I can’t even count the number of times I’ve heard a teaching on Paul’s famous words describing a thorn in the flesh. Here’s the reference:
Therefore, in order to keep me from becoming conceited, I was given a thorn in my flesh, a messenger of Satan, to torment me.8 Three times I pleaded with the Lord to take it away from me.9 But he said to me, “My grace is sufficient for you, for my power is made perfect in weakness. 2 Corinthians 12:7-9
Two weeks ago, our Bible study teacher shared her perspective of these verses and made me realize the advantage of having a thorn in my flesh. (doesn’t sound possible, does it?)
I’ve always had a specific relationship missing in my life. It has caused me angst and sadness and longing, but God has yet to answer my prayer about it. It has weaved much discouragement into my life, and for several dark periods of time, I felt I was unworthy of being loved.
Instead of answering my prayer with my desire, God often He has filled the void in my life by sending amazing people to fill this role. My cup runneth over with all of the love others have showered on me over the years.
So, how is this thorn to my advantage, you ask?
Sometimes when I’m working on plans for the Deaf kids in Haiti, I stop and ask God, “What do I know about being Deaf and living in an orphanage in a 3rd-world country? Am I really the best person to be making plans?”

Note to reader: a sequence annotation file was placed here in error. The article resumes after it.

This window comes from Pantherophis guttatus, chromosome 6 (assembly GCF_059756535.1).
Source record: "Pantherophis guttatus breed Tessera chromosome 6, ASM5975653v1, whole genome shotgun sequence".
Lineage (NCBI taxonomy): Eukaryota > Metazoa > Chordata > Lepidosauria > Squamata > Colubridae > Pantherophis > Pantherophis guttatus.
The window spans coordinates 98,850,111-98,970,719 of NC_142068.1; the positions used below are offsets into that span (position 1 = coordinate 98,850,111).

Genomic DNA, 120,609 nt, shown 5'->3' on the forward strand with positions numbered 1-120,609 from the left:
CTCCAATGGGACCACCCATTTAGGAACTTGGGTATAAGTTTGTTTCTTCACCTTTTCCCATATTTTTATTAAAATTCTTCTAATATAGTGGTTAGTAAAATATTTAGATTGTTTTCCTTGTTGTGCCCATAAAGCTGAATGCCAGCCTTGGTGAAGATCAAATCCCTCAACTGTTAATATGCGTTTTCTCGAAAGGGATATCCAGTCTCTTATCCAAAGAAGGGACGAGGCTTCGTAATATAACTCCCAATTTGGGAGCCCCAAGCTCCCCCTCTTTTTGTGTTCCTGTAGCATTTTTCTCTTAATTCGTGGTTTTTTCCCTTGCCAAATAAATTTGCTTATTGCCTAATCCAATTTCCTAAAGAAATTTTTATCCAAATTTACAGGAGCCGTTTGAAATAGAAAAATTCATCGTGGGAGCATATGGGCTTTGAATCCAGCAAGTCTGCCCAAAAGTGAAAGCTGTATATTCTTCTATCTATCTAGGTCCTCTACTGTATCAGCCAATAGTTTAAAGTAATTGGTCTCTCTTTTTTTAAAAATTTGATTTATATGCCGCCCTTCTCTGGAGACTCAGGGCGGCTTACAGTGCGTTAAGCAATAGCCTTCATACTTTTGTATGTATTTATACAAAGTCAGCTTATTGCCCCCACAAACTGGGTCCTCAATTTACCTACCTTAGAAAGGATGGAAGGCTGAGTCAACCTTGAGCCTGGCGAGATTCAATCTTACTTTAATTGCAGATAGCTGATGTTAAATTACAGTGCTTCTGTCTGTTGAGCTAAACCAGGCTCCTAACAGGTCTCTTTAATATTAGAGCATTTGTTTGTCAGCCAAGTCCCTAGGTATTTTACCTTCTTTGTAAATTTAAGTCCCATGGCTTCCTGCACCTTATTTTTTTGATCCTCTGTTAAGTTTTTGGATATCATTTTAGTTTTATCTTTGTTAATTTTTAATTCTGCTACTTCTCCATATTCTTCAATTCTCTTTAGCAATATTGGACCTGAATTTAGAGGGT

Two weeks ago, during the teaching on Paul’s thorn, it became clear to me.
Each of these kids just wants to be loved. I see it when I’m in Haiti and Emma clings to me or Jeffson wants me to sit in the library with him and read book after book. (I love these moments, by the way.)
These kids are missing vital relationships in their lives. Perhaps God is sending me to fill that void – just as He sent so many people to me over the years. My thorn allows me to connect to these kids because I understand longing for a coveted relationship. It explains why I pray for them every day, why I bring their favorite snack or game, and why I put so much energy into planning their future. Without my thorn, I may not be as compassionate. Without my thorn, I might forget to tell them they ARE worthy of being loved.
So, do I wish the thorn had been removed years ago? Somedays, I’d probably still answer yes. However, I can see now, God’s grace is sufficient. It isn’t easy; it’s sufficient.
If I can prove to these children that they are worthy of love, then the journey with my thorn was worth it.